Alumni Spotlight: Wilson on Directing Films

Peyton Wilson (CGS,’91, Pardee’93) studied International Relations at Boston University, specifically Western European History, as a way to engage with her love of history and storytelling — two things that still inform her current work as a filmmaker.

“Today I’m a storyteller, so when I look back I think what really captured me was diving into history,” Wilson said. “I was a sponge. I actually recall barely taking notes in some lectures as I was so captivated with many of the professors’ powerful lectures. And, from there it just stuck in my head, I couldn’t get it out — though I can’t say the same the same for International Economics!”

After Wilson graduated from the Pardee School, she moved back to Los Angeles and got her first job in production as a production assistant on an Earth Wind and Fire music video.

“It was an all night shoot in downtown LA. I think my call time was 9 p.m. and we wrapped at 4 a.m.,” Wilson said. “And, that was it, I loved every second of it. I loved not being in an office, I loved the craziness, the creativity, the odd people I worked with, all of it. So for a year or so I was a PA on various music videos and commercials, though I think I was a terrible PA.”

Pursuing her love of filmmaking, Wilson moved to San Francisco where she started a production company, Spellbound Productions, with documentarian Sarah Kerruish. Wilson and Kerruish produced documentaries, short films, commercials and corporate films.

“I think because we had no idea what we were doing, we were fearless,” Wilson said. “That’s the beauty of your 20’s, anything is possible and no fear. Because of Spellbound, I began directing, and that was my film school.”

Wilson connected with Paco Chierici (Pardee ’87), a former Navy pilot and author, who asked her to a direct a documentary about Navy fighter pilots. 

“Paco is a fighter pilot and a gifted writer, and he had always felt there was a Navy story to be told,” Wilson said. “His pitch to me was, ‘Let’s go make the real Top Gun.’ So, I dove in, and five years later we finished our film, Speed & Angels. That really catapulted my directing career, and from there I started directing commercials full time, and more documentaries.”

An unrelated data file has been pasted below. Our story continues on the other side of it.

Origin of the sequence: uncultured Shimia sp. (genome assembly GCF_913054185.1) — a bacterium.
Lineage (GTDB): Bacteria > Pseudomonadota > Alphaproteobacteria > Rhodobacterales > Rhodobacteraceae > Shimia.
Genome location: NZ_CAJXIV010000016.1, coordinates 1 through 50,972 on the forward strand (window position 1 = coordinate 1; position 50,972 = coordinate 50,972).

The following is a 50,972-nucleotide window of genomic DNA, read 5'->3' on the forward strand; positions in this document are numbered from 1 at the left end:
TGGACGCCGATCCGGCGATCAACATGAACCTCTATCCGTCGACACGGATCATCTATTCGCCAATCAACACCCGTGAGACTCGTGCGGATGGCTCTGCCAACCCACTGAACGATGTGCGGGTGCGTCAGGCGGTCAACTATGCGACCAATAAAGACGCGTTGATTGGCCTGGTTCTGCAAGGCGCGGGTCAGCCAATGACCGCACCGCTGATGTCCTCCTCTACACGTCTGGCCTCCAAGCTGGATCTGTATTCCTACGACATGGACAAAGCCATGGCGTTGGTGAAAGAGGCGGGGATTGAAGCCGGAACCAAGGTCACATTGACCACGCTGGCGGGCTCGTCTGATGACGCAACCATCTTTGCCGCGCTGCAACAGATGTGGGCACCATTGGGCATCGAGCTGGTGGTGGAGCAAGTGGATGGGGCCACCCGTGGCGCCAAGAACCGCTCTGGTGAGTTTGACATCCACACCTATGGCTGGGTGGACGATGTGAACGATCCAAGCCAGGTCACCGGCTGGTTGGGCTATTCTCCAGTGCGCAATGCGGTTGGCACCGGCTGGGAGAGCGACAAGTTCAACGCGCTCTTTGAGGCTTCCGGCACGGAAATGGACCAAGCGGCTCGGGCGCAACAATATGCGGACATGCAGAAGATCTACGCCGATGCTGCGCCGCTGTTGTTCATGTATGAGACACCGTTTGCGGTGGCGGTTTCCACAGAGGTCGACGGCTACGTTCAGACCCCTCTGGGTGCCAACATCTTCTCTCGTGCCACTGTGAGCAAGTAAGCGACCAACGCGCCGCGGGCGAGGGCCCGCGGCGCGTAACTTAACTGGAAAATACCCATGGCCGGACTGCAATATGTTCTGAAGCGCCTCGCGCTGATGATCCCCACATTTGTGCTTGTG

Wilson said two of the common threads between her Pardee School education and subsequent work as a filmmaker is her love of real stories and her acute ability to listen.

“A key shift in my life came at BU and the Pardee School with losing myself in real stories. And, quite frankly, with listening. . . listening to the Pardee professors,” Wilson said. “The moment I chose IR as my major, it’s as if I found both a part of myself and a sense of joy.  Later on, when I started directing documentaries, I then found the other part of myself. But, it’s really all about one thing — listening and learning stories of real people.”

According to Wilson, Professor Jay Corrin particularly inspired her through the stories he would tell as part of his lectures — something that still influences the way she tells stories as a filmmaker.

“Professor Jay Corrin taught me to love education. His lectures were profound; I recall one particular lecture where we gave him a standing ovation as he had totally moved hundreds of students. I was lucky enough to take a few individual classes with him and not only was I inspired, I remember intuitively knowing the next thing that was going to come out of his mouth,” Wilson said. “I was so connected to his – again – stories. For me, life is about learning and a feeling. Professor Corrin taught me not only to love to learn, but to feel inspired by what others have done before us. To listen to their stories and eventually, as I do now, to share their stories.”

Wilson said her advice to current Pardee School students who are interested in filmmaking or are unsure of what kind of career they want to pursue after graduation would be to take the time to discover what brings them joy.

“Well, if you want to be a filmmaker and you’re concerned you’re at the Pardee School instead of film school, don’t worry.  The moment you graduate (or even while you’re still in school) you can make a film on your own and that’s your film school. So, enjoy Pardee, sponge it up, listen and perhaps start to think about the stories you want to bring to life one day,” Wilson said. “If you’re unsure as to what you want to do once you graduate, that’s 100% normal. Life will lead you to where you need to be, just really listen to what brings you joy. Whatever that is, then chase it and I’m guessing it will lead you to your career.”